How about some Paris, via the Goncourt journals. The Universal Exhibition of 1889 is opening!
A mauve sky, which the illuminations filled with something like the glow of an enormous fire – the sound of countless footsteps creating the effect of the rushing of great waters – the crowds all black, that reddish, burnt-paper black of present-day crowds – a sort of intoxication on the faces of the women, many of whom were queuing up outside the lavatories, their bladders bursting with excitement – the Place de la Concorde an apotheosis of white lights, in the middle of which the obelisk shone with the rosy colour of a champagne ice – the Eiffel Tower looking like a beacon left behind on earth by a vanished generation, a generation of men ten cubits tall. (6 May, 1889).
The strangeness of the Eiffel Tower is certainly hard for me to imagine now. In the next entry, Goncourt is dining on its platform with “the Zolas, etc.” where “we were afforded a realization, beyond anything imaginable on ground level , of the greatness, the extent, the Babylonian immensity of Paris, with odd building glowing in the light of the setting sun with the colour of Roman stone, and among the calm, sweeping lines of the horizon the steep, jagged silhouette of Montmartre looking in the dusty sky like an illuminated ruin.” (2 July, 1889)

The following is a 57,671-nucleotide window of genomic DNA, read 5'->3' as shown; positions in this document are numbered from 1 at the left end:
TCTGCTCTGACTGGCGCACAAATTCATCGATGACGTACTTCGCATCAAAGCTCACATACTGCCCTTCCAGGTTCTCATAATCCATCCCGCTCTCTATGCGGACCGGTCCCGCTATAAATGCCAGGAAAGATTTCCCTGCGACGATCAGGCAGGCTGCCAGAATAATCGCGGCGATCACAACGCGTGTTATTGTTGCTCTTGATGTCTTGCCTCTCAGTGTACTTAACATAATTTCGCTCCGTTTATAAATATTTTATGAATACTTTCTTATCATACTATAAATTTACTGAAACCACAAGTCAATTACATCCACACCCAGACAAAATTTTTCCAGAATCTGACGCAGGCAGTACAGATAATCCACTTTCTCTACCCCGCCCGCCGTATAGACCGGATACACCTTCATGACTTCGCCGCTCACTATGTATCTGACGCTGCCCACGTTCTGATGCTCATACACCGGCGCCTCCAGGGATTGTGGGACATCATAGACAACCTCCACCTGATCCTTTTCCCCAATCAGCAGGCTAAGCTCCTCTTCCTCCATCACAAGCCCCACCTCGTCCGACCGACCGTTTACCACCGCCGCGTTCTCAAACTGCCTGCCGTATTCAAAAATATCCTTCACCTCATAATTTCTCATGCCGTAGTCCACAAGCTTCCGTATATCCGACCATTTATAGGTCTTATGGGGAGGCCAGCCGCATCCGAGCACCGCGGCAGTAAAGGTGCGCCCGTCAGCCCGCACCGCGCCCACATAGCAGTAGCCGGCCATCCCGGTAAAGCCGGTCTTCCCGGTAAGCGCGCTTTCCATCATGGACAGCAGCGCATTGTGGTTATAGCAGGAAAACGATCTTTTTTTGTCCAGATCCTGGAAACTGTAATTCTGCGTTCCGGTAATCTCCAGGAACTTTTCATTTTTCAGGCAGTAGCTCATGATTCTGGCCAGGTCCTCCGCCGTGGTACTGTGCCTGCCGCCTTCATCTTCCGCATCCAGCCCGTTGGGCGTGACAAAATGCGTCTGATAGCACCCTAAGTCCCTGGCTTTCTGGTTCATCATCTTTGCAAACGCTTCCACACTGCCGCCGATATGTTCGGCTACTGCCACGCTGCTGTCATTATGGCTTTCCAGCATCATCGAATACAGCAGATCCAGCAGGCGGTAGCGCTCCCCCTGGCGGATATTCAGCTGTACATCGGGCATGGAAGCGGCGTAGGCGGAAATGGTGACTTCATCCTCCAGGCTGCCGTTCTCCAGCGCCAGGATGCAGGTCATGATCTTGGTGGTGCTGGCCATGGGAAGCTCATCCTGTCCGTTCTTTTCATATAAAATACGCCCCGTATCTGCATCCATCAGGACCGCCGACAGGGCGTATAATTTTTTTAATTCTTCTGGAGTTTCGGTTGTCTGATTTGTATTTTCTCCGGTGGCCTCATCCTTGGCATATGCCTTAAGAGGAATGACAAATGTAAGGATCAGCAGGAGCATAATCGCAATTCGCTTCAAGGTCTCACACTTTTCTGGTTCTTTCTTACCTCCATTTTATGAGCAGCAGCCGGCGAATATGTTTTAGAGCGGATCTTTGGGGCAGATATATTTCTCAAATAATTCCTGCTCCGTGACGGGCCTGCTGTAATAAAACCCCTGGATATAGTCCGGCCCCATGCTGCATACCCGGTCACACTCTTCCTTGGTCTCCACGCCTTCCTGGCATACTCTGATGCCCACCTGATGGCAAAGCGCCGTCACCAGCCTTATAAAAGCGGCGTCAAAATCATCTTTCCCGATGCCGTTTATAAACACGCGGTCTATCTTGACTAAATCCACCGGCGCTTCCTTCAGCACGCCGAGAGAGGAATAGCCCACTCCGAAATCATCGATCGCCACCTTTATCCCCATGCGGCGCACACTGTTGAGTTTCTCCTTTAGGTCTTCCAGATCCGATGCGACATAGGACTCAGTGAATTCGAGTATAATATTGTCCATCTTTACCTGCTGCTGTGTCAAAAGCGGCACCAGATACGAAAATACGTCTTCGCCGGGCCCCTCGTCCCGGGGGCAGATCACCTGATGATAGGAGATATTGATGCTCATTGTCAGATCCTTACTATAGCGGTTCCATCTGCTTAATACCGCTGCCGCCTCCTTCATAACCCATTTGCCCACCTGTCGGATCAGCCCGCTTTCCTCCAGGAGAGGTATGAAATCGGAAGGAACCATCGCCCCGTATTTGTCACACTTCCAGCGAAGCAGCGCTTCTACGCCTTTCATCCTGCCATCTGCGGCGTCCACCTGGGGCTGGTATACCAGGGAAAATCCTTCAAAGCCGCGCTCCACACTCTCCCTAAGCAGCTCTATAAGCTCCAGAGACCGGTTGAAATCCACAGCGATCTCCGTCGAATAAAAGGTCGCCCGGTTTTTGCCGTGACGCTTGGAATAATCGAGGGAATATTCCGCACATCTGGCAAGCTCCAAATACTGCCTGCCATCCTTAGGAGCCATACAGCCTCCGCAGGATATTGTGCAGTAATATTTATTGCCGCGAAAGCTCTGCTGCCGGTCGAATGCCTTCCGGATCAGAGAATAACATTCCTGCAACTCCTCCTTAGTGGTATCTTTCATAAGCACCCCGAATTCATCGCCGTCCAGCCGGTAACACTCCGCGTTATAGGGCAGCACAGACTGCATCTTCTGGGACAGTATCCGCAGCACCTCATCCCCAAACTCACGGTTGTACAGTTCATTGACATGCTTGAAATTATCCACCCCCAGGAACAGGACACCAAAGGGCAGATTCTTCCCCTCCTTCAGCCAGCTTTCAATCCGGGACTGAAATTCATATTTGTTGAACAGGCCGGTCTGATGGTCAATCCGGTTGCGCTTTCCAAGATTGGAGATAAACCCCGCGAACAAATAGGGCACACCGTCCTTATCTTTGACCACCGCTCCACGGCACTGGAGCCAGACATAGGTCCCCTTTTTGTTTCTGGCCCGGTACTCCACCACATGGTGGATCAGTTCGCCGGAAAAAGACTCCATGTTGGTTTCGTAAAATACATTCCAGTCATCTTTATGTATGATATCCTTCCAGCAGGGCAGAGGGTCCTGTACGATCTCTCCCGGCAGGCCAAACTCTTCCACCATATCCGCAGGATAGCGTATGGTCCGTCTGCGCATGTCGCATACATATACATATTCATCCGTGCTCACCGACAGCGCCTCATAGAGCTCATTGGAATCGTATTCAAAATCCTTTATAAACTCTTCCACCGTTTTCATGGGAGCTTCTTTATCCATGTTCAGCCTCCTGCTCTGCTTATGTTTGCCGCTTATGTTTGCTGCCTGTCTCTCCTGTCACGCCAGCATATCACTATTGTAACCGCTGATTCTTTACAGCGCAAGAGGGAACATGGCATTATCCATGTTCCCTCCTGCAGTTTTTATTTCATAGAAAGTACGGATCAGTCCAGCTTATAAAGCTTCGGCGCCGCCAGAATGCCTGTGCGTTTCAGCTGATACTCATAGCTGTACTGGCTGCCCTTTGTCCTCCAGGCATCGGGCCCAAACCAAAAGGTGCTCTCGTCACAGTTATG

These novelists and their light effects. Goncourt has become a tourist in his own city. After this, the passage turns to less pleasant topics, so I will skip all that except for this one magnificent line: “And he [Zola] finished his sentence by squeezing his nose, which in the grip of his sensual fingers took on the appearance of a piece of indiarubber.”
Montmartre presumably looked especially ruinous because of the ongoing, endless, construction of Sacré-Cœur Basilica, the monument to the crushing of the Commune in 1871. The passages of the Goncourt journals describing the Siege of Paris and the Commune are extraordinary, although the subject does most of the work. Jules de Goncourt died just before the start of the Prussian War, which was oddly helpful in distracting Edmond from his loss. He has lost interest in literature, temporarily, but he is intensely interested in his horsemeat ration and the shells crashing around his house. And if the Siege is bad, the civil war is worse.
There is smoke everywhere, the air smells of burning and varnish, and on all sides one can hear the hissing of hose-pipes. In a good many places there are still horrible traces of the fighting: here a dead horse; there, beside the paving-stones from a half-demolished barricade, a peaked cap swimming in a pool of blood… Behind the burnt-out theatre, the costumes have been spread out on the ground: carbonized silk in which, here and there, one catches sight of the gleam of golden spangles, the sparkle of silver. (29 May, 1871)
See, the light; novelists cannot help themselves. One more entry, from a two weeks later.
Dined this evening with Flaubert, whom I had not seen since my brother’s death. He has come to Paris to find some information for his Tentation de Saint Antoine. He is still the same, a writer above all else. This cataclysm seems to have passed over him without distracting him for one moment from the impassive making of books. (10 June, 1871)
I will be back from France in early August, well-fed and refreshed.